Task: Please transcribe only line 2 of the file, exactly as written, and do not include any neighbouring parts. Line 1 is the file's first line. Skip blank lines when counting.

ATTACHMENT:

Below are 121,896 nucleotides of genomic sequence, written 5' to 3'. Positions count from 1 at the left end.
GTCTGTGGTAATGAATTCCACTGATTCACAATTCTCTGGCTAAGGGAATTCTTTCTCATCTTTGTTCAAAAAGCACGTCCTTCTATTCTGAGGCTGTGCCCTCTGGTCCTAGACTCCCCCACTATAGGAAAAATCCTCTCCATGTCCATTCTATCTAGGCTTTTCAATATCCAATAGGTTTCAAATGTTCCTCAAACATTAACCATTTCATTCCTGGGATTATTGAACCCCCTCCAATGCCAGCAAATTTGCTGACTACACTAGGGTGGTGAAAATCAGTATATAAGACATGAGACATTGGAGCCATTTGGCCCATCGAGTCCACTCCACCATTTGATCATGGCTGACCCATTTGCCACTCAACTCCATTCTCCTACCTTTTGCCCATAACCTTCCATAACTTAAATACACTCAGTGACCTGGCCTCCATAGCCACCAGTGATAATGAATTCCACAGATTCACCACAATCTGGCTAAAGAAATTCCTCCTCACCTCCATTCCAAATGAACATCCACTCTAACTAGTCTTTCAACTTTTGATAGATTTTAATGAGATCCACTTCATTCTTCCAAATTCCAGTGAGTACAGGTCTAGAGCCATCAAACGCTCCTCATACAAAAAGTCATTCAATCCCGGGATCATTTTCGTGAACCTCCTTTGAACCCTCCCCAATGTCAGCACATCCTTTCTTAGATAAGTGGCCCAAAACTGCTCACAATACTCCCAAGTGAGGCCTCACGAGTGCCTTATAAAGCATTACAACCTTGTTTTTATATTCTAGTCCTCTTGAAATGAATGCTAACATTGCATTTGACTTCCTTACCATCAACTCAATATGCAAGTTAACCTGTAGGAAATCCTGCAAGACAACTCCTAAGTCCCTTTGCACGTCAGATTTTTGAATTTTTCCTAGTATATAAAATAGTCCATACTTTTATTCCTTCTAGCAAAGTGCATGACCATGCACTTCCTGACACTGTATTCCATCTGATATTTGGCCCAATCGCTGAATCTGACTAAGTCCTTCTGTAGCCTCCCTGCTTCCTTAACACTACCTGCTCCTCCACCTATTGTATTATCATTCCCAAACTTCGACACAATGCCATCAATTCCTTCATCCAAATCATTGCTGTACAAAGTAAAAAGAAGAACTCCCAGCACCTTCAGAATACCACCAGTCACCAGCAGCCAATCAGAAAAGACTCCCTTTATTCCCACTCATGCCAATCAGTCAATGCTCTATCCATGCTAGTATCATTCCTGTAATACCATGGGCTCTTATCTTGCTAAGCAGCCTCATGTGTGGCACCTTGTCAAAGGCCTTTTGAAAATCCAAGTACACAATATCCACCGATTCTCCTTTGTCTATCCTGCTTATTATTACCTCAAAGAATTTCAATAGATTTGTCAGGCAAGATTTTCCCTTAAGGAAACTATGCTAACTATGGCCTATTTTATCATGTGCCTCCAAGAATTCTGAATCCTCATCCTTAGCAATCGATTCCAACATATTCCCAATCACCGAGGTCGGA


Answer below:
GTCTGTGGTAATGAATTCCACTGATTCACAATTCTCTGGCTAAGGGAATTCTTTCTCATCTTTGTTCAAAAAGCACGTCCTTCTATTCTGAGGCTGTGCCCTCTGGTCCTAGACTCCCCCACTATAGGAAAAATCCTCTCCATGTCCATTCTATCTAGGCTTTTCAATATCCAATAGGTTTCAAATGTTCCTCAAACATTAACCATTTCATTCCTGGGATTATTGAACCCCCTCCAATGCCAGCAAATTTGCTGACTACACTAGGGTGGTGAAAATCAGTATATAAGACATGAGACATTGGAGCCATTTGGCCCATCGAGTCCACTCCACCATTTGATCATGGCTGACCCATTTGCCACTCAACTCCATTCTCCTACCTTTTGCCCATAACCTTCCATAACTTAAATACACTCAGTGACCTGGCCTCCATAGCCACCAGTGATAATGAATTCCACAGATTCACCACAATCTGGCTAAAGAAATTCCTCCTCACCTCCATTCCAAATGAACATCCACTCTAACTAGTCTTTCAACTTTTGATAGATTTTAATGAGATCCACTTCATTCTTCCAAATTCCAGTGAGTACAGGTCTAGAGCCATCAAACGCTCCTCATACAAAAAGTCATTCAATCCCGGGATCATTTTCGTGAACCTCCTTTGAACCCTCCCCAATGTCAGCACATCCTTTCTTAGATAAGTGGCCCAAAACTGCTCACAATACTCCCAAGTGAGGCCTCACGAGTGCCTTATAAAGCATTACAACCTTGTTTTTATATTCTAGTCCTCTTGAAATGAATGCTAACATTGCATTTGACTTCCTTACCATCAACTCAATATGCAAGTTAACCTGTAGGAAATCCTGCAAGACAACTCCTAAGTCCCTTTGCACGTCAGATTTTTGAATTTTTCCTAGTATATAAAATAGTCCATACTTTTATTCCTTCTAGCAAAGTGCATGACCATGCACTTCCTGACACTGTATTCCATCTGATATTTGGCCCAATCGCTGAATCTGACTAAGTCCTTCTGTAGCCTCCCTGCTTCCTTAACACTACCTGCTCCTCCACCTATTGTATTATCATTCCCAAACTTCGACACAATGCCATCAATTCCTTCATCCAAATCATTGCTGTACAAAGTAAAAAGAAGAACTCCCAGCACCTTCAGAATACCACCAGTCACCAGCAGCCAATCAGAAAAGACTCCCTTTATTCCCACTCATGCCAATCAGTCAATGCTCTATCCATGCTAGTATCATTCCTGTAATACCATGGGCTCTTATCTTGCTAAGCAGCCTCATGTGTGGCACCTTGTCAAAGGCCTTTTGAAAATCCAAGTACACAATATCCACCGATTCTCCTTTGTCTATCCTGCTTATTATTACCTCAAAGAATTTCAATAGATTTGTCAGGCAAGATTTTCCCTTAAGGAAACTATGCTAACTATGGCCTATTTTATCATGTGCCTCCAAGAATTCTGAATCCTCATCCTTAGCAATCGATTCCAACATATTCCCAATCACCGAGGTCGGA